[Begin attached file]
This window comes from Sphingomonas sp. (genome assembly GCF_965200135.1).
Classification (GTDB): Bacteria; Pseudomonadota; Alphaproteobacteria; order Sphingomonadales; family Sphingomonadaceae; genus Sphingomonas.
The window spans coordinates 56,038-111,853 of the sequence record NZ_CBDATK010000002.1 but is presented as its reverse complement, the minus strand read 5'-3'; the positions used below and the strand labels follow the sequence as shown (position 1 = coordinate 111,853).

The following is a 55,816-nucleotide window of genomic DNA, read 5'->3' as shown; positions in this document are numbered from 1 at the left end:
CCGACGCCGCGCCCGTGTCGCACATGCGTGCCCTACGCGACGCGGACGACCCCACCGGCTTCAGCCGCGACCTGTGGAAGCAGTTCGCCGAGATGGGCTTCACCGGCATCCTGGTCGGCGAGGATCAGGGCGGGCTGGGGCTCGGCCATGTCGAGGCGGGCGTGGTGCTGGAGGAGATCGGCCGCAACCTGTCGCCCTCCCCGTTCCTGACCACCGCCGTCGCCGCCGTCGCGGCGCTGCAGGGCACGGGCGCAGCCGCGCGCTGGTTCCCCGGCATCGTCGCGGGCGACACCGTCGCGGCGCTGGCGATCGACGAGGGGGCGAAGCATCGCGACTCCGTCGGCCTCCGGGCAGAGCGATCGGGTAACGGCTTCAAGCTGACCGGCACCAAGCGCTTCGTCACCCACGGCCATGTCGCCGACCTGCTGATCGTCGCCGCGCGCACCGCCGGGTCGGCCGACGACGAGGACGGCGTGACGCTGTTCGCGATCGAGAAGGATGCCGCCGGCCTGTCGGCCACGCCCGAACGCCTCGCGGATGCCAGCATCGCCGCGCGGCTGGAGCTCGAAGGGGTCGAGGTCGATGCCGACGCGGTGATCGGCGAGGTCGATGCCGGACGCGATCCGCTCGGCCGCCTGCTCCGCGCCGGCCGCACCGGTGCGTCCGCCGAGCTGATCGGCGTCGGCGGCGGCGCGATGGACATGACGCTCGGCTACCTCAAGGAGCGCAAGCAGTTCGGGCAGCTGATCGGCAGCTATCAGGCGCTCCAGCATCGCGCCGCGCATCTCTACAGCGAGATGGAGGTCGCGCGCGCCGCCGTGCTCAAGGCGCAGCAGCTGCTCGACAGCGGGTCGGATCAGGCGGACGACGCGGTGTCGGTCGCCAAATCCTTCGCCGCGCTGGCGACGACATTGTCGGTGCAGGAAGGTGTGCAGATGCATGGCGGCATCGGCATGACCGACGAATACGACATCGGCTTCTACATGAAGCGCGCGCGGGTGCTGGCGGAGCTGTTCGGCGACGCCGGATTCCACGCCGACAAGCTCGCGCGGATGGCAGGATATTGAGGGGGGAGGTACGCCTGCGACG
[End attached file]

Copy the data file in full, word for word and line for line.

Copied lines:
This window comes from Sphingomonas sp. (genome assembly GCF_965200135.1).
Classification (GTDB): Bacteria; Pseudomonadota; Alphaproteobacteria; order Sphingomonadales; family Sphingomonadaceae; genus Sphingomonas.
The window spans coordinates 56,038-111,853 of the sequence record NZ_CBDATK010000002.1 but is presented as its reverse complement, the minus strand read 5'-3'; the positions used below and the strand labels follow the sequence as shown (position 1 = coordinate 111,853).

The following is a 55,816-nucleotide window of genomic DNA, read 5'->3' as shown; positions in this document are numbered from 1 at the left end:
CCGACGCCGCGCCCGTGTCGCACATGCGTGCCCTACGCGACGCGGACGACCCCACCGGCTTCAGCCGCGACCTGTGGAAGCAGTTCGCCGAGATGGGCTTCACCGGCATCCTGGTCGGCGAGGATCAGGGCGGGCTGGGGCTCGGCCATGTCGAGGCGGGCGTGGTGCTGGAGGAGATCGGCCGCAACCTGTCGCCCTCCCCGTTCCTGACCACCGCCGTCGCCGCCGTCGCGGCGCTGCAGGGCACGGGCGCAGCCGCGCGCTGGTTCCCCGGCATCGTCGCGGGCGACACCGTCGCGGCGCTGGCGATCGACGAGGGGGCGAAGCATCGCGACTCCGTCGGCCTCCGGGCAGAGCGATCGGGTAACGGCTTCAAGCTGACCGGCACCAAGCGCTTCGTCACCCACGGCCATGTCGCCGACCTGCTGATCGTCGCCGCGCGCACCGCCGGGTCGGCCGACGACGAGGACGGCGTGACGCTGTTCGCGATCGAGAAGGATGCCGCCGGCCTGTCGGCCACGCCCGAACGCCTCGCGGATGCCAGCATCGCCGCGCGGCTGGAGCTCGAAGGGGTCGAGGTCGATGCCGACGCGGTGATCGGCGAGGTCGATGCCGGACGCGATCCGCTCGGCCGCCTGCTCCGCGCCGGCCGCACCGGTGCGTCCGCCGAGCTGATCGGCGTCGGCGGCGGCGCGATGGACATGACGCTCGGCTACCTCAAGGAGCGCAAGCAGTTCGGGCAGCTGATCGGCAGCTATCAGGCGCTCCAGCATCGCGCCGCGCATCTCTACAGCGAGATGGAGGTCGCGCGCGCCGCCGTGCTCAAGGCGCAGCAGCTGCTCGACAGCGGGTCGGATCAGGCGGACGACGCGGTGTCGGTCGCCAAATCCTTCGCCGCGCTGGCGACGACATTGTCGGTGCAGGAAGGTGTGCAGATGCATGGCGGCATCGGCATGACCGACGAATACGACATCGGCTTCTACATGAAGCGCGCGCGGGTGCTGGCGGAGCTGTTCGGCGACGCCGGATTCCACGCCGACAAGCTCGCGCGGATGGCAGGATATTGAGGGGGGAGGTACGCCTGCGACG